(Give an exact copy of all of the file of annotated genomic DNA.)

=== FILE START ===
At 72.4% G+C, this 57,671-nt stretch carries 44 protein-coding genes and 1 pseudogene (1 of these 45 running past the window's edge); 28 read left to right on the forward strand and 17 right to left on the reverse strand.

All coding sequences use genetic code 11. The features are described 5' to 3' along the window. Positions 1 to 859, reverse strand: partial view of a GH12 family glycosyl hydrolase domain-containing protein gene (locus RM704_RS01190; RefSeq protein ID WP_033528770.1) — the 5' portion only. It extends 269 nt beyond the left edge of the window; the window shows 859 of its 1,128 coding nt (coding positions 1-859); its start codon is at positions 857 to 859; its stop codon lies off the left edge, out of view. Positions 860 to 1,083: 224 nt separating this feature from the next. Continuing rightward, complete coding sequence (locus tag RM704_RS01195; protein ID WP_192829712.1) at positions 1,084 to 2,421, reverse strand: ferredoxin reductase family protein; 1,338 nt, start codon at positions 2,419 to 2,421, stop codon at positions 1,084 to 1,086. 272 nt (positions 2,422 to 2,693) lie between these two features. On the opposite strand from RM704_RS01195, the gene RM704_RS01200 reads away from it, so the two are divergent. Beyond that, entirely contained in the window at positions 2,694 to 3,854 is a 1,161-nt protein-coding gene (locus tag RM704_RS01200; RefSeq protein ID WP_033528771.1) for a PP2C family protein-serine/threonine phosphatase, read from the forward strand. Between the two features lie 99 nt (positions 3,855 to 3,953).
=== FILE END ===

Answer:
At 72.4% G+C, this 57,671-nt stretch carries 44 protein-coding genes and 1 pseudogene (1 of these 45 running past the window's edge); 28 read left to right on the forward strand and 17 right to left on the reverse strand.

All coding sequences use genetic code 11. The features are described 5' to 3' along the window. Positions 1 to 859, reverse strand: partial view of a GH12 family glycosyl hydrolase domain-containing protein gene (locus RM704_RS01190; RefSeq protein ID WP_033528770.1) — the 5' portion only. It extends 269 nt beyond the left edge of the window; the window shows 859 of its 1,128 coding nt (coding positions 1-859); its start codon is at positions 857 to 859; its stop codon lies off the left edge, out of view. Positions 860 to 1,083: 224 nt separating this feature from the next. Continuing rightward, complete coding sequence (locus tag RM704_RS01195; protein ID WP_192829712.1) at positions 1,084 to 2,421, reverse strand: ferredoxin reductase family protein; 1,338 nt, start codon at positions 2,419 to 2,421, stop codon at positions 1,084 to 1,086. 272 nt (positions 2,422 to 2,693) lie between these two features. On the opposite strand from RM704_RS01195, the gene RM704_RS01200 reads away from it, so the two are divergent. Beyond that, entirely contained in the window at positions 2,694 to 3,854 is a 1,161-nt protein-coding gene (locus tag RM704_RS01200; RefSeq protein ID WP_033528771.1) for a PP2C family protein-serine/threonine phosphatase, read from the forward strand. Between the two features lie 99 nt (positions 3,855 to 3,953).